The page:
HOME ABOUT CONTACT AVAILABLE ISSUES SUBSCRIBE MEDIA & ADS
LATEST UPDATES » Vol 22, No 11, November 2018 – The Asian Cancer - War on liver cancer       » 2018 Nobel Prize in Physiology or Medicine winners       » Women more prone to selected chemotherapy side effects       » Tibetan fungus could help fight liver cancer       » Standards for TCM decoction to be applied globally       » RMB200 million donation to build Tsinghua University Biomedical Sciences Building      
BIOBOARD - ASIA-PACIFIC
Antibiotics overuse causes imbalanced gut microbiome
Antibiotics overuse leads to an imbalanced gut microbiome which is found to enhance cardiovascular mortality.

Dr Patrick C.H. Hsieh, lead author and research fellow at the Academia Sinica Institute of Biomedical Sciences (IBMS), Taiwan, and his research team found that overuse of antibiotics causes alteration in gut microbial composition.

The imbalanced microbiome affects the host immune system and impairs its function in cardiac repair after myocardial infarction. This increases myocardial infarction mortality. However, according to the researchers, the administration of Lactobacillus-based probiotics is able to enhance the post-infarction myocardial repair.

The number of human microbiota reside within and on human bodies is many-folds more than the number of cells comprising human bodies. These microbes co-exist with human from birth. The use of antibiotics suppresses some species and those favor the altered environment grow and flourish. The resulting dysbiosis, i.e. the altered microbial composition, cripples the immune response.

In the study, gut microbiota was depleted with antibiotics treatment, and the researchers observed drastically increased mortality in mouse myocardial infarction (MI) model. Most of these mice died with rupture in the left ventricle. The researchers found that the lack of short-chain fatty acids (SCFAs), one of the gut microbial metabolites, led to the findings.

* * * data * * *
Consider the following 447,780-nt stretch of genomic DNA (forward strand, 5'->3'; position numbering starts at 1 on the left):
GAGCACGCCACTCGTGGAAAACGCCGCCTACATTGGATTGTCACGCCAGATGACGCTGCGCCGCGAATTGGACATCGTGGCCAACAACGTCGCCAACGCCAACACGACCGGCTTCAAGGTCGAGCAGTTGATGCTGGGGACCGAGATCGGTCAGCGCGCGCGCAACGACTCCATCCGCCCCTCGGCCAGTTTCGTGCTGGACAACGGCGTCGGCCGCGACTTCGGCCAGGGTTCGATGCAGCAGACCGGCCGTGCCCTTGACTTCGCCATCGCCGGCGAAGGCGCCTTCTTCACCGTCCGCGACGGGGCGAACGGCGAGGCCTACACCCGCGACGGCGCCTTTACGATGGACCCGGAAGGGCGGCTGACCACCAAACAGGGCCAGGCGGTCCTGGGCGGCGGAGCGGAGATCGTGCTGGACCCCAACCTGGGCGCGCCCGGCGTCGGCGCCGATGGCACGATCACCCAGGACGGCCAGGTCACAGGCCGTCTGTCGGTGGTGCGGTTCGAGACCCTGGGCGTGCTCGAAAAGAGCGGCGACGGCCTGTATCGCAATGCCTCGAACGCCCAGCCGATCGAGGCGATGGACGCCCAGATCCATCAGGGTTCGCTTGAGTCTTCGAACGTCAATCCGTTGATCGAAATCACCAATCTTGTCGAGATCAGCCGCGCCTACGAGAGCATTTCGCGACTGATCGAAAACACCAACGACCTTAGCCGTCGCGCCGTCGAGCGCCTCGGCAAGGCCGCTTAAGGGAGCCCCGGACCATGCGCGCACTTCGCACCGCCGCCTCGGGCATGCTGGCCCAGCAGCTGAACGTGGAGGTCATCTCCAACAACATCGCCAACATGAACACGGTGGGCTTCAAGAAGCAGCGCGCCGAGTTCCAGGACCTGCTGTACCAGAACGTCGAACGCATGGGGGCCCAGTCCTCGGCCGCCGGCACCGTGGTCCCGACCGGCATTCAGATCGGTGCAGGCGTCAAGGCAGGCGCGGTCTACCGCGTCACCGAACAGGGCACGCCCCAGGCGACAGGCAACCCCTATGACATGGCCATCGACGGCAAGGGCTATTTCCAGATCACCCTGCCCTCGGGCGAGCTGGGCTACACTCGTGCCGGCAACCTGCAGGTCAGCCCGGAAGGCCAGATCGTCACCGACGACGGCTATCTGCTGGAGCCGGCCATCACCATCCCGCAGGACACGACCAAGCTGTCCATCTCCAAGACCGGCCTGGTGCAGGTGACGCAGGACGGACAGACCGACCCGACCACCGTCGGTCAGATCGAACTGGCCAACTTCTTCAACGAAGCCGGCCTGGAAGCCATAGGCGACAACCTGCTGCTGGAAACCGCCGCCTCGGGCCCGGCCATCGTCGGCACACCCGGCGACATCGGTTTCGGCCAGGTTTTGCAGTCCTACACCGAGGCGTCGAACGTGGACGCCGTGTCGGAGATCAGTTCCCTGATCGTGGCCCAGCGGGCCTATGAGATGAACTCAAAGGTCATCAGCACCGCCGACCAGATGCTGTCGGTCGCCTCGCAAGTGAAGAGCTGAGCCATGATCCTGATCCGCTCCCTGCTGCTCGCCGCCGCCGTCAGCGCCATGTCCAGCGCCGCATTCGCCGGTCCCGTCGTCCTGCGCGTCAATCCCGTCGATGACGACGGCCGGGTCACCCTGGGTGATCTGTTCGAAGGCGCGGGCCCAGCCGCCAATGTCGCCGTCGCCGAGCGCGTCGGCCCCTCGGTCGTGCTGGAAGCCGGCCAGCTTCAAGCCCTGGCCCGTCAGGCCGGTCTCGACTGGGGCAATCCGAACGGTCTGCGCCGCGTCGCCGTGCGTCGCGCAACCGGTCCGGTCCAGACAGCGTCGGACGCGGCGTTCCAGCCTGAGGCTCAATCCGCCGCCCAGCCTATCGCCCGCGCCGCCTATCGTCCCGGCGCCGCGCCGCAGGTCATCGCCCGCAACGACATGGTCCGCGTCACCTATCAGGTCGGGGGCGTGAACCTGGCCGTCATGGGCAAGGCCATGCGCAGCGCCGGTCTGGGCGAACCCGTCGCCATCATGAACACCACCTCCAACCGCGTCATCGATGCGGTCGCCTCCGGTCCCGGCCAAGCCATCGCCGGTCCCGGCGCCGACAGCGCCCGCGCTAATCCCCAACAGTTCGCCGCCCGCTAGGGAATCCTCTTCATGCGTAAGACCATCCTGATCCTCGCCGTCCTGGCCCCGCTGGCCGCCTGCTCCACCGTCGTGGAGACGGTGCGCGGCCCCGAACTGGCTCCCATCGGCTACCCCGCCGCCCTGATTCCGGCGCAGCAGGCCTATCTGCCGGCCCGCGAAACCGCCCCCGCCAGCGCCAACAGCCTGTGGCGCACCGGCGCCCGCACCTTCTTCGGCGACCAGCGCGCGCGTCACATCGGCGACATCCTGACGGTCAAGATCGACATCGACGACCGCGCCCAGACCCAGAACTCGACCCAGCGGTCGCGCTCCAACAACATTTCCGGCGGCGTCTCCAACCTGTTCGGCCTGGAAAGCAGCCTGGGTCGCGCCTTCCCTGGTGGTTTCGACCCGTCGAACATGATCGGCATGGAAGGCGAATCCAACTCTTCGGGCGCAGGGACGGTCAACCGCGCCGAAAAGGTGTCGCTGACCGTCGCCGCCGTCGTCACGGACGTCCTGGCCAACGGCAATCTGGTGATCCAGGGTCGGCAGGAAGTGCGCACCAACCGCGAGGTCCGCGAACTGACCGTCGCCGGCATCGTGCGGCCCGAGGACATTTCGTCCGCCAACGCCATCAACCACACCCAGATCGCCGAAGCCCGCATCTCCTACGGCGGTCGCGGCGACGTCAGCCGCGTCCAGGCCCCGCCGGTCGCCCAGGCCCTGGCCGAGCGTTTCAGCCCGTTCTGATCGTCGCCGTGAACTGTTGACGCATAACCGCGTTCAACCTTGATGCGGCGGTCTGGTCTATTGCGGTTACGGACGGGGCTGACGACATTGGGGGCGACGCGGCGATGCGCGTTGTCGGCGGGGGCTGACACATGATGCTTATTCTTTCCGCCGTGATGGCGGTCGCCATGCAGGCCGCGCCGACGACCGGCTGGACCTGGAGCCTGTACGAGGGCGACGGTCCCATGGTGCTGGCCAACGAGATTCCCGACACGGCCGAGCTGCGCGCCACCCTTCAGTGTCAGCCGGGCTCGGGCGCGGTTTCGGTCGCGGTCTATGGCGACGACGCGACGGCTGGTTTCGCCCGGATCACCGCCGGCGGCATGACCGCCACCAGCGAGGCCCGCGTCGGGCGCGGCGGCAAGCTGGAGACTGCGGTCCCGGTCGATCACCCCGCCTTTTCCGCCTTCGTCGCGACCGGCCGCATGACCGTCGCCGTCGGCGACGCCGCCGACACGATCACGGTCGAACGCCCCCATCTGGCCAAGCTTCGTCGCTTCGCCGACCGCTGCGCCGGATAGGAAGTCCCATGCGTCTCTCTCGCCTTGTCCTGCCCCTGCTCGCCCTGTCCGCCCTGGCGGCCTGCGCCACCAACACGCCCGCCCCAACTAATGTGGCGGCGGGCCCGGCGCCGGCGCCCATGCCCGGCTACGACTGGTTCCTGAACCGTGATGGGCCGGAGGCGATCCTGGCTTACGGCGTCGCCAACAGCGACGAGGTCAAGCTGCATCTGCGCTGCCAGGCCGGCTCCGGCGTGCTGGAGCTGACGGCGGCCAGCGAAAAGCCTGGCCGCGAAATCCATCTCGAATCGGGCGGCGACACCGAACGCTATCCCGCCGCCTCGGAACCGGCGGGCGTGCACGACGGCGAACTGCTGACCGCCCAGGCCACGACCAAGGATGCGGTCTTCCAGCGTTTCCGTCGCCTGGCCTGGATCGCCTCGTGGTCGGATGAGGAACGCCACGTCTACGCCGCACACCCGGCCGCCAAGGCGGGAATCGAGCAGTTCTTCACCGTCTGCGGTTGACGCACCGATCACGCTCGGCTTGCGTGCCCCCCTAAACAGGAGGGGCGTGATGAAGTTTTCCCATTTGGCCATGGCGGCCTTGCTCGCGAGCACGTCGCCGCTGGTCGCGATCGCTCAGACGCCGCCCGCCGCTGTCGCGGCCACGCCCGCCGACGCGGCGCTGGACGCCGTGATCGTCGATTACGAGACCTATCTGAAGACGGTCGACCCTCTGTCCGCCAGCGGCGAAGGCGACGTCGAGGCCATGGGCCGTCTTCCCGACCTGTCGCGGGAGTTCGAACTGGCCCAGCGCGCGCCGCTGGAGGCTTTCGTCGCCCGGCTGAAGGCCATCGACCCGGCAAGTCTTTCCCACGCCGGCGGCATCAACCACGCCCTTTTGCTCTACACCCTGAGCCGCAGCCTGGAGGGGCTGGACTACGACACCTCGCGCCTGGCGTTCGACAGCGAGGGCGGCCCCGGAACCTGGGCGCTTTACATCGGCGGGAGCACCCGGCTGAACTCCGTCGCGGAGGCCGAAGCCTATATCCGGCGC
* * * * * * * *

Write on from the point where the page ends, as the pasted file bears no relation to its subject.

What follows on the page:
SCFAs are the metabolites produced by gut microbiota through anaerobic fermentation of carbohydrates. They also serve as an important factor to modulate the function of immune cells. The injured myocardium stimulates the recruitment of macrophage and remove necrotic debris and apoptotic cells, followed by fibrosis to maintain cardiac structure. In the absence of SCFAs, cardiac repair mediated by immune cells is impaired and this increased the chance of cardiac rupture.

The team also suggests the supplementation of common Lactobacillus-based probiotics alters the gut microbial community in a favorable way that would enhance the function of cardiac repair.

In fact, gut microbiome is associated with not only cardiovascular diseases, but also obesity, diabetes, autoimmune diseases, cancer, and neuropsychiatric disorders.

The study was published online in Circulation on 8 October 2018.

Click here for the complete issue.

NEWS CRUNCH  
news Asia is the fastest growing region for nutraceuticals
news 2018 Nobel Prize in Physiology or Medicine winners
news Vitafoods Asia expands by 40 per cent in 2018
PR NEWSWIRE  
Asia Pacific Biotech News
EDITORS' CHOICE  
COLUMNS  

APBN Editorial Calendar 2018
January:
Obesity / Outlook for 2018
February:
Searching for the fountain of youth
March:
Women in Science - Making a difference
April:
Digestive health in the 21st century - Trust your guts
May:
Dental health - The root to good health
June:
Cancer - Therapies and strategies for better patient outcomes
July:
Water management - Technologies for biotech and pharmaceutical industries
August:
Regenerative technology - Meat of the future
September:
Doctor Robot - The digital healthcare revolution
October:
Bones / Breast cancer
November:
Liver health / Top science research nations & institutions
December:
AIDS / Breakthrough of the year/Emerging trends
Editorial calendar is subjected to changes.
MAGAZINE TAGS
About Us
Events
Available issues
Editorial Board
Letters to Editor
Instructions to Authors
Advertise with Us
CONTACT
World Scientific Publishing Co. Pte. Ltd.
5 Toh Tuck Link, Singapore 596224
Tel: 65-6466-5775
Fax: 65-6467-7667
» For Editorial Enquiries:
   biotech_edit@wspc.com or Ms Lim Guan Yu
» For Subscriptions, Advertisements &
   Media Partnerships Enquiries:
   biotech_ad@wspc.com
Copyright© 2018 World Scientific Publishing Co Pte Ltd  •  Privacy Policy